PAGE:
A user-centred identity management across different levels and departments is especially dependent on trustworthy identities. The eID function of the Personalausweis (identity document) has already completed the first step towards a legally secure digital identity. Since 1.7.2016, the EU's eIDAS Regulation has created a uniform legal framework for electronic security services. The provisions of the regulation apply directly, but due to the openness of their content and their numerous implementation authorisations, they leave member states with a significant room for interpretation and application. The effects on the German legal order, especially the remaining national room for configuration and the configuration options of the European Commission, have not yet been the subject of comprehensive academic examination. The definition of general standards and a comparable level of trust and security levels is a particular regulatory challenge.
Blockchain technology is to a certain extent in competition with established procedures, such as are provided for in the eIDAS Regulation. The technology has attracted a great deal of attention as potential “trust machine”; for example, the expectation has been created that the authenticity and integrity of digital contents could be secured without having to trust individual actors. But the fulfilment of statutory requirements, such as those expected of qualified electronic time stamps, is not thereby guaranteed.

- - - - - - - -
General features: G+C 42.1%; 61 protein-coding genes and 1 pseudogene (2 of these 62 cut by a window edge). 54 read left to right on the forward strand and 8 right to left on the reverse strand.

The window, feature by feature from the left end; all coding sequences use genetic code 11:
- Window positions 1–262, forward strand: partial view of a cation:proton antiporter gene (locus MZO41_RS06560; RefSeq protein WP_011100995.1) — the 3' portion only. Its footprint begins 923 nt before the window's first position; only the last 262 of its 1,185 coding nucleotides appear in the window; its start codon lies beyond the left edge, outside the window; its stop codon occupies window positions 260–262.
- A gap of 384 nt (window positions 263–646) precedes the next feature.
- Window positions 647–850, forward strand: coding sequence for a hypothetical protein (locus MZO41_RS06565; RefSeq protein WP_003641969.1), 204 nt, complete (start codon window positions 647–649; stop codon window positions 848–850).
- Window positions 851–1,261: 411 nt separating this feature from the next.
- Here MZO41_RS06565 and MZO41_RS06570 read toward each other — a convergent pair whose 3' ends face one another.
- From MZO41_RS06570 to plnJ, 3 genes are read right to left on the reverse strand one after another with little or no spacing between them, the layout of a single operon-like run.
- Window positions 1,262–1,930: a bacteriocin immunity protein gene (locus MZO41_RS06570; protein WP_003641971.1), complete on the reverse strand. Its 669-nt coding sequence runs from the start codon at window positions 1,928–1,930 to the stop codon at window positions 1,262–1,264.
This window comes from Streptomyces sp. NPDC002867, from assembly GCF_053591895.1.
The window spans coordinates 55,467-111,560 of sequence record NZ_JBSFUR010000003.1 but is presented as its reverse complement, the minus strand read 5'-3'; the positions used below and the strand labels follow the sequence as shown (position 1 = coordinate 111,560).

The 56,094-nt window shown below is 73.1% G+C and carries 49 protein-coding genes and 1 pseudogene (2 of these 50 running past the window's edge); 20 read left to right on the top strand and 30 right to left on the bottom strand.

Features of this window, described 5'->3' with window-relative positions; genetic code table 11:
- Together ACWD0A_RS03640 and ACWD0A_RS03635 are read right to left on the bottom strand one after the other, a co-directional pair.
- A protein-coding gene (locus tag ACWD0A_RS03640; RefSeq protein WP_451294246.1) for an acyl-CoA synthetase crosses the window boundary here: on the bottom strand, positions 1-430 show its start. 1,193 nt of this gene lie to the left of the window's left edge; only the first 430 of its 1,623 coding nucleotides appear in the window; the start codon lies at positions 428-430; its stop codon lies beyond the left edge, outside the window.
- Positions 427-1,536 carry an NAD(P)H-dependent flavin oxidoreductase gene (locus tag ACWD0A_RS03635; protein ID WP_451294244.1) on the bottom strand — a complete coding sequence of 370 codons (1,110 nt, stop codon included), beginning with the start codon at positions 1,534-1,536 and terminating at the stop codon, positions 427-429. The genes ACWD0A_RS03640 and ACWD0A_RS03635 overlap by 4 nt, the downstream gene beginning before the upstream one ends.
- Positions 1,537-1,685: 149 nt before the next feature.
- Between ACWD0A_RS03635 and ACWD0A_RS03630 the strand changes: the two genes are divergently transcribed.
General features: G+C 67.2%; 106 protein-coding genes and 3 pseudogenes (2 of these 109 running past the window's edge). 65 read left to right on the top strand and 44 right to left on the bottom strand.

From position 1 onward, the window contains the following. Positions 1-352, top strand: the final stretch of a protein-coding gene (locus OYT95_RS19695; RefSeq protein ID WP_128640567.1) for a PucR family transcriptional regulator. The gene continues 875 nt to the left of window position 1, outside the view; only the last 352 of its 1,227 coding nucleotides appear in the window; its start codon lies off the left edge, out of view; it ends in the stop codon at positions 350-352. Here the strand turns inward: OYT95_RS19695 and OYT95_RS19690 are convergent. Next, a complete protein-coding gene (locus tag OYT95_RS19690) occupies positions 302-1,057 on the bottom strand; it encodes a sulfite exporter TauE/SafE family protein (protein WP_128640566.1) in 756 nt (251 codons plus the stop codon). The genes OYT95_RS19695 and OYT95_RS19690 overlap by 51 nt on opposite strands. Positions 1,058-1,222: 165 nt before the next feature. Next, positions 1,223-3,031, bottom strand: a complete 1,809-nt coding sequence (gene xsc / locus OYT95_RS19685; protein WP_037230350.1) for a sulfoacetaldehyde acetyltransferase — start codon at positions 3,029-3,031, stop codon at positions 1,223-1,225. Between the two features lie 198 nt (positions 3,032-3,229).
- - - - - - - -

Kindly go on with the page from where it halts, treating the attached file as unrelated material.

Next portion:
The project will pursue the topics of identity management and the creation of trust in technical infrastructures. It will in addition include the possibilities of blockchain technology in the investigation. But as things currently stand, only a very limited area of use for blockchains can be assumed. Consequently, the project will on the one hand deal with the legal requirements in order to investigate whether blockchain technology can also be configured to be eIDAS-compliant; on the other, the project will analyse additional cryptographic techniques that permit improved data protection in the blockchain context.
Prof. Dr. Christoph Sorge